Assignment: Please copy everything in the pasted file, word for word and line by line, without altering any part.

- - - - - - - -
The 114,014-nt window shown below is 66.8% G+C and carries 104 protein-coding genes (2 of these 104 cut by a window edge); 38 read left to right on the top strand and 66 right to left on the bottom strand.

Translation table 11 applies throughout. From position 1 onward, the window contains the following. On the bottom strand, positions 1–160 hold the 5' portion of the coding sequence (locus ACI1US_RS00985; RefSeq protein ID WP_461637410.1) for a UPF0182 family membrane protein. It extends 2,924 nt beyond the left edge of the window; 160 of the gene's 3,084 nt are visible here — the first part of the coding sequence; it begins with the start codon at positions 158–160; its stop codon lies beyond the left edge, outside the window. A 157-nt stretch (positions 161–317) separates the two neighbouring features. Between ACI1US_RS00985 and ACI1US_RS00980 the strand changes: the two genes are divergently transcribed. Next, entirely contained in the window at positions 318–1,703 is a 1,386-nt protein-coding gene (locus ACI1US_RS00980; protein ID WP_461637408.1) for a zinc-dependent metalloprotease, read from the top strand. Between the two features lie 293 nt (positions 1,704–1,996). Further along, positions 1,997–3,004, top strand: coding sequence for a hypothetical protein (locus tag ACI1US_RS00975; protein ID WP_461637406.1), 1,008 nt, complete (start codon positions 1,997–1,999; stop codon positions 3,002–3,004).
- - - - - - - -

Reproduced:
The 114,014-nt window shown below is 66.8% G+C and carries 104 protein-coding genes (2 of these 104 cut by a window edge); 38 read left to right on the top strand and 66 right to left on the bottom strand.

Translation table 11 applies throughout. From position 1 onward, the window contains the following. On the bottom strand, positions 1–160 hold the 5' portion of the coding sequence (locus ACI1US_RS00985; RefSeq protein ID WP_461637410.1) for a UPF0182 family membrane protein. It extends 2,924 nt beyond the left edge of the window; 160 of the gene's 3,084 nt are visible here — the first part of the coding sequence; it begins with the start codon at positions 158–160; its stop codon lies beyond the left edge, outside the window. A 157-nt stretch (positions 161–317) separates the two neighbouring features. Between ACI1US_RS00985 and ACI1US_RS00980 the strand changes: the two genes are divergently transcribed. Next, entirely contained in the window at positions 318–1,703 is a 1,386-nt protein-coding gene (locus ACI1US_RS00980; protein ID WP_461637408.1) for a zinc-dependent metalloprotease, read from the top strand. Between the two features lie 293 nt (positions 1,704–1,996). Further along, positions 1,997–3,004, top strand: coding sequence for a hypothetical protein (locus tag ACI1US_RS00975; protein ID WP_461637406.1), 1,008 nt, complete (start codon positions 1,997–1,999; stop codon positions 3,002–3,004).